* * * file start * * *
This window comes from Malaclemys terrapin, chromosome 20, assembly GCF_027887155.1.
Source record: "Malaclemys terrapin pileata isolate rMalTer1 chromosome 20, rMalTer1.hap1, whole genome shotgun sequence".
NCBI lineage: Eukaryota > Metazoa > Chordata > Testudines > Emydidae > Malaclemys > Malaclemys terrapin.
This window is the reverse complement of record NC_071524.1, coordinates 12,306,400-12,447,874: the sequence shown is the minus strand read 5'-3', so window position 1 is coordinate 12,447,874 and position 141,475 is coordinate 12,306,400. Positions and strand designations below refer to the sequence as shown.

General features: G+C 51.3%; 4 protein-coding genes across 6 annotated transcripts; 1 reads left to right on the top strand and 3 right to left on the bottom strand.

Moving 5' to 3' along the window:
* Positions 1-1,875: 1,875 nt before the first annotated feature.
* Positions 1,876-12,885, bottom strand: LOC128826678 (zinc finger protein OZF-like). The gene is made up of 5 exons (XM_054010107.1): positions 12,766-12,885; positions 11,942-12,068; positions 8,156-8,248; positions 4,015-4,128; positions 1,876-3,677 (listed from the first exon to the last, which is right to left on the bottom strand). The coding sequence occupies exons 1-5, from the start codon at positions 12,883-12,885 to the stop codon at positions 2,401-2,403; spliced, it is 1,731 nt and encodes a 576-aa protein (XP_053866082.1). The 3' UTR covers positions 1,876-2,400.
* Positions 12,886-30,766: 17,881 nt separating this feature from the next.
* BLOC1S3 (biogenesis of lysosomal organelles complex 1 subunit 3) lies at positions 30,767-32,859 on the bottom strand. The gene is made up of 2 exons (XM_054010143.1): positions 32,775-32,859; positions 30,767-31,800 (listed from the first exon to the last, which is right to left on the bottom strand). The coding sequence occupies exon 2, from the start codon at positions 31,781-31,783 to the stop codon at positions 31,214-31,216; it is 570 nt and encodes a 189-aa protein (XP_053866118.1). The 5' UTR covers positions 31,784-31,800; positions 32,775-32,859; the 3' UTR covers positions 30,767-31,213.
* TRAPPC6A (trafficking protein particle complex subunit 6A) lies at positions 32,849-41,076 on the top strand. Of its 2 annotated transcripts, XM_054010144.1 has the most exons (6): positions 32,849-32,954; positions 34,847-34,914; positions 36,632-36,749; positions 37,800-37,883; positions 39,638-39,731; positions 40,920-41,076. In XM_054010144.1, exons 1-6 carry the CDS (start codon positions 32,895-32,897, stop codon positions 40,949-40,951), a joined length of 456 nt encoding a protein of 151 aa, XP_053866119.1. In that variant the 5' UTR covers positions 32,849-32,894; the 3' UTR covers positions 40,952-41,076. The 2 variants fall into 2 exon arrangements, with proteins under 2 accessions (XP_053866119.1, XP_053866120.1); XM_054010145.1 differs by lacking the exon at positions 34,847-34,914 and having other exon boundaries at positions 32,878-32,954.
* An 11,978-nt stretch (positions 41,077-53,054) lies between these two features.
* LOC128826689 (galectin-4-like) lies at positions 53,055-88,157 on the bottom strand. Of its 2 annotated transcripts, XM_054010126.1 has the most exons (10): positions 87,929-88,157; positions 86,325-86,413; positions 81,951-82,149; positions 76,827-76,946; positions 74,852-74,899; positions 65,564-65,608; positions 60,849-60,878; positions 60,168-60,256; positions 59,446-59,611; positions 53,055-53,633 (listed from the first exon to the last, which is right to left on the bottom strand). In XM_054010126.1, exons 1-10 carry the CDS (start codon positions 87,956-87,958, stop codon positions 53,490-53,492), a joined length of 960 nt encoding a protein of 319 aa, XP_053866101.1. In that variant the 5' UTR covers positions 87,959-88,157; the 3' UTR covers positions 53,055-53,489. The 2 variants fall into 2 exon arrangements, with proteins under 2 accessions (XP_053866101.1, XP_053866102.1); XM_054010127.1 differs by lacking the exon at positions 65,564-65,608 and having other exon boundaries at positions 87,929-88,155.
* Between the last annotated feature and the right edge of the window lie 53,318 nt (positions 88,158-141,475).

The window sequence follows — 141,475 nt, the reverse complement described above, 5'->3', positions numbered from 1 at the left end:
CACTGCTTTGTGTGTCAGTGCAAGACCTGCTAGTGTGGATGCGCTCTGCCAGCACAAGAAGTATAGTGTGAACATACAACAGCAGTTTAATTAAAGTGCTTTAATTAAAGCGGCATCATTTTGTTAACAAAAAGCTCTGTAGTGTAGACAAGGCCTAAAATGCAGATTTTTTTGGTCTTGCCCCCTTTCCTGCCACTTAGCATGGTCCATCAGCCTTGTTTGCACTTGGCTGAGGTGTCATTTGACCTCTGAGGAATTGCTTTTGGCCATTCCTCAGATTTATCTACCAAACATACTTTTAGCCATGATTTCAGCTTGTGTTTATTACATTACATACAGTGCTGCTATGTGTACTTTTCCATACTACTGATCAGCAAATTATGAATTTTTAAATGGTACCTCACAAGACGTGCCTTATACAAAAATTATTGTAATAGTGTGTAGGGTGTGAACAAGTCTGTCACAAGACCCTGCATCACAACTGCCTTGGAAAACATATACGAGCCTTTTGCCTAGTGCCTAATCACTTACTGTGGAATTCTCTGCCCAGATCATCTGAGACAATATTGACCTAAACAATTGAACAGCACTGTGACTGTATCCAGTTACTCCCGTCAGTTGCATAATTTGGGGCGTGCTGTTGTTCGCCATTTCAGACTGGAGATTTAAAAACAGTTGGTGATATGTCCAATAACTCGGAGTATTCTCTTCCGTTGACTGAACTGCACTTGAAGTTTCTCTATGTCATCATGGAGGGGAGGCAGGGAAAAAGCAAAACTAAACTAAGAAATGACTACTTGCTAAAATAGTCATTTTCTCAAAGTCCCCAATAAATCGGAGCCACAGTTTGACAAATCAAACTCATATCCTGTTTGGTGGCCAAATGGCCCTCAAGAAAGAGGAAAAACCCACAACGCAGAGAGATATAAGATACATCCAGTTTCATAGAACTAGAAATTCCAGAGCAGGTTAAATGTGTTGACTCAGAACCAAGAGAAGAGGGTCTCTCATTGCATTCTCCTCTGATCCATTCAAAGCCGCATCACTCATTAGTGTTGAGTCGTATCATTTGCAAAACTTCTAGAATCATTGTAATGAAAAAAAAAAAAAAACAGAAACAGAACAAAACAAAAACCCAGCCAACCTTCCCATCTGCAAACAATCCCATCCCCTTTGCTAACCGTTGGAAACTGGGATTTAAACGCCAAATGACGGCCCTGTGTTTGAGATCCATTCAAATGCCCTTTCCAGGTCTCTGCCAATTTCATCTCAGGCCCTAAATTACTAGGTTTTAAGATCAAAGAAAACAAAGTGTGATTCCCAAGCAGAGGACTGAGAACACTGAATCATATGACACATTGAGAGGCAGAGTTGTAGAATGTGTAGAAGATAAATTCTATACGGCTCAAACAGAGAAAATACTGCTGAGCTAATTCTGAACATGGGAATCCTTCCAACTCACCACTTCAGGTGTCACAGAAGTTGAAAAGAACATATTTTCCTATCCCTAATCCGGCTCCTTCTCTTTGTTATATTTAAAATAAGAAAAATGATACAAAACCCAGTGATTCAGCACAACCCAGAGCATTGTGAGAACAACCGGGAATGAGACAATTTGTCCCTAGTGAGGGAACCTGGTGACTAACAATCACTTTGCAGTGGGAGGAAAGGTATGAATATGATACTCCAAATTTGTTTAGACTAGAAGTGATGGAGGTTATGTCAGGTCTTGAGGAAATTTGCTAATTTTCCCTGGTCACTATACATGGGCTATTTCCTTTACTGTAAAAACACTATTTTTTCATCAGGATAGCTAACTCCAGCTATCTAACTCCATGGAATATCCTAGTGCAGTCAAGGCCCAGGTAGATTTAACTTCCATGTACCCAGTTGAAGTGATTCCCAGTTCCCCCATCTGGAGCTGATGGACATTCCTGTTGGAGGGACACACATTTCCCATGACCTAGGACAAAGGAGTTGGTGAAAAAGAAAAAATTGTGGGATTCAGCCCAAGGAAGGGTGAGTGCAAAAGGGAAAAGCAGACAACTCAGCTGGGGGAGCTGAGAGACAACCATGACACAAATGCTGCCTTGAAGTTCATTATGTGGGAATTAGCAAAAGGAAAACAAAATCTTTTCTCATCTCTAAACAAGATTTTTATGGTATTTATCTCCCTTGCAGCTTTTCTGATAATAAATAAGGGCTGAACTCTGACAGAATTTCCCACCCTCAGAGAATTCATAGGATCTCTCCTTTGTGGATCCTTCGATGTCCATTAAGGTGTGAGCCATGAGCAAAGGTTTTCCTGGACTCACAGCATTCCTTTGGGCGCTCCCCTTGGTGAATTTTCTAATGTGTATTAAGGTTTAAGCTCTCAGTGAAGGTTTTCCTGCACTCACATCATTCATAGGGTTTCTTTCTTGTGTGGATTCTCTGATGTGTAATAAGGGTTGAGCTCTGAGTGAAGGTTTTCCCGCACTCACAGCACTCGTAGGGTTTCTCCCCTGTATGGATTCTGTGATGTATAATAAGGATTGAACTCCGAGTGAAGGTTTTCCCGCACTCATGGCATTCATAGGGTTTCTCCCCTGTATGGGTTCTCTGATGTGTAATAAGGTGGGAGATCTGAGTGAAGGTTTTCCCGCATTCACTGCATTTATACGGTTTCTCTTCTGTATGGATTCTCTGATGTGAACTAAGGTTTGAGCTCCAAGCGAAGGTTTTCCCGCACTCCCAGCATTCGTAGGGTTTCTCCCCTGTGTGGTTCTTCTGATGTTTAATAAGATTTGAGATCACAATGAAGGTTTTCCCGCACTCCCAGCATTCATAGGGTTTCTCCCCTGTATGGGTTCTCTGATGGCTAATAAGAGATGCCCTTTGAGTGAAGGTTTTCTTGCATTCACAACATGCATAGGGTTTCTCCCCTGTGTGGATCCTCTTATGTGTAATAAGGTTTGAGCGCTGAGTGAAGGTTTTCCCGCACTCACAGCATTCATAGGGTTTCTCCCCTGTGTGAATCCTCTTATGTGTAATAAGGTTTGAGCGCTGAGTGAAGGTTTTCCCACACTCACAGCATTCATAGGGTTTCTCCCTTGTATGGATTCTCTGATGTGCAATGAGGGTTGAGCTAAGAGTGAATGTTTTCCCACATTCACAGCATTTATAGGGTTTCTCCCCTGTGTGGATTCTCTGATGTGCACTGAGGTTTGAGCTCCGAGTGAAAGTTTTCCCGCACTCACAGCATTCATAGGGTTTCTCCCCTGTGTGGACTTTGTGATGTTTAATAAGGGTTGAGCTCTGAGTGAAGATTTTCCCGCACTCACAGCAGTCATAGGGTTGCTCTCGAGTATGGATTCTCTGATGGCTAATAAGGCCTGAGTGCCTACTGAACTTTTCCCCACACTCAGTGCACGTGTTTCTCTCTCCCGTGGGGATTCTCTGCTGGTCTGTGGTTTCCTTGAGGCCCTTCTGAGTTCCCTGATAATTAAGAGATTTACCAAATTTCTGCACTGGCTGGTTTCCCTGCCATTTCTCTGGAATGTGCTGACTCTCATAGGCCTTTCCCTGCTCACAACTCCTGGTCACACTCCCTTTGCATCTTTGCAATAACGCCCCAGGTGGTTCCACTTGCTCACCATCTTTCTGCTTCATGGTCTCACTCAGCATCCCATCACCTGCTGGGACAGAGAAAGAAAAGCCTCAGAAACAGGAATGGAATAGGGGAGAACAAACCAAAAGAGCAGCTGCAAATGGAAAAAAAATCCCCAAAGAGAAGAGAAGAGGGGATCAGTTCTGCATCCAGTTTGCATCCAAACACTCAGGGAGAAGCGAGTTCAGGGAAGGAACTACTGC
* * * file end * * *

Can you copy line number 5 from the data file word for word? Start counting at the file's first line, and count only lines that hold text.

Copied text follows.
General features: G+C 51.3%; 4 protein-coding genes across 6 annotated transcripts; 1 reads left to right on the top strand and 3 right to left on the bottom strand.